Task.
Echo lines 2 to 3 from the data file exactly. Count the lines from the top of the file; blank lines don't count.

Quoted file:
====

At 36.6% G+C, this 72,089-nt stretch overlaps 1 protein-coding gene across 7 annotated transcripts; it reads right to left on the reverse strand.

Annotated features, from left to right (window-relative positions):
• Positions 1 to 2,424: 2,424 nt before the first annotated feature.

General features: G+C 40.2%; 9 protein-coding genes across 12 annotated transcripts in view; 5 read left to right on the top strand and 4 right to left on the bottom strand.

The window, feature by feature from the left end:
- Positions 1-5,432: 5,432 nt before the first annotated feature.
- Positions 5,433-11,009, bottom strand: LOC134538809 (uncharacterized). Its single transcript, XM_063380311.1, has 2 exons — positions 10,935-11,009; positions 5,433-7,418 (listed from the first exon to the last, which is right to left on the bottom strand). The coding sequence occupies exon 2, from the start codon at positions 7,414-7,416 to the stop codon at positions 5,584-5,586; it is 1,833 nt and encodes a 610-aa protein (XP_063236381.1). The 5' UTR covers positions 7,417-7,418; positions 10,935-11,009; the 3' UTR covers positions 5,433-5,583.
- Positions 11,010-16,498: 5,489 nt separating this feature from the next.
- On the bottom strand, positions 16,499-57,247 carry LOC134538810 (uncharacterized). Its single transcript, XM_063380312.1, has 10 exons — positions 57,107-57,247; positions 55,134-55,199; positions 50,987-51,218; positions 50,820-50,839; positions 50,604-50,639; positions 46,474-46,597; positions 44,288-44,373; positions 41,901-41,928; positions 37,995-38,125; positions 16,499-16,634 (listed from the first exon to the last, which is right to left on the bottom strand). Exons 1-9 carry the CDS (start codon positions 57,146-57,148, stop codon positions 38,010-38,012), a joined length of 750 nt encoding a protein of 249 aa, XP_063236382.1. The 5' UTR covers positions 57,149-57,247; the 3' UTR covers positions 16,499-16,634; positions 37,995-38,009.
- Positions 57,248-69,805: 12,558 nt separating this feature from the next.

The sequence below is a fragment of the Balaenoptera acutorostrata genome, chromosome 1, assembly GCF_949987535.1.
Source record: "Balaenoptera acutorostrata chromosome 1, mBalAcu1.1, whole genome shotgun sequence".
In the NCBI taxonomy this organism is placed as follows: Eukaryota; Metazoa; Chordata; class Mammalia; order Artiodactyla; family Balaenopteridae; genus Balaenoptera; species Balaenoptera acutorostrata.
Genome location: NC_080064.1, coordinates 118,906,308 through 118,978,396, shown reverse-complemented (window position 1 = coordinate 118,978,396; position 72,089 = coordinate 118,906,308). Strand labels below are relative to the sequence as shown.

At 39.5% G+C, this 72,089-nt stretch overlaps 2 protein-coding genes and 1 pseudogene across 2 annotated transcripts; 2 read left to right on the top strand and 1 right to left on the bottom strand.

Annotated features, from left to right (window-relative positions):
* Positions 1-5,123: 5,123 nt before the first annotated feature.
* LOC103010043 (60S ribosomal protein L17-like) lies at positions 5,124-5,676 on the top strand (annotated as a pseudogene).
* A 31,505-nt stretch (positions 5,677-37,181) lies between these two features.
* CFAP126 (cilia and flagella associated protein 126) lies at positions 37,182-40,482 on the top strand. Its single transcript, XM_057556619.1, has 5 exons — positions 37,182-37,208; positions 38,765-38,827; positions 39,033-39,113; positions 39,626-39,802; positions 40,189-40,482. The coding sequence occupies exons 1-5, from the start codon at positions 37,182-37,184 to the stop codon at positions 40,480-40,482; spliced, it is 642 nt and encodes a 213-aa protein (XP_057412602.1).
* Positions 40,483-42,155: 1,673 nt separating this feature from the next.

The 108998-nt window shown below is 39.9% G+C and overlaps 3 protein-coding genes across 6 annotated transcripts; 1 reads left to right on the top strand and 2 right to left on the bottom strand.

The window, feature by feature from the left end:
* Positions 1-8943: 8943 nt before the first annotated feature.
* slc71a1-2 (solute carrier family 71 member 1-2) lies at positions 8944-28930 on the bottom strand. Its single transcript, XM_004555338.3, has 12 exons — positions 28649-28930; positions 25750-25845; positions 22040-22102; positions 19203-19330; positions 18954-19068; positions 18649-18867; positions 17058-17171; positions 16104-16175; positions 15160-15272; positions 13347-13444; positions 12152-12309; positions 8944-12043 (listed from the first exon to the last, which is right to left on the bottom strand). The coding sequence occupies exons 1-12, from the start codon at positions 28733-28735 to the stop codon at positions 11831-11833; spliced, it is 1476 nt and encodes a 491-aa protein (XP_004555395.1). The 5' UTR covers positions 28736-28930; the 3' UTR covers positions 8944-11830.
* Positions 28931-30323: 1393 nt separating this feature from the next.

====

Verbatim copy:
Annotated features, from left to right (window-relative positions):
• Positions 1 to 2,424: 2,424 nt before the first annotated feature.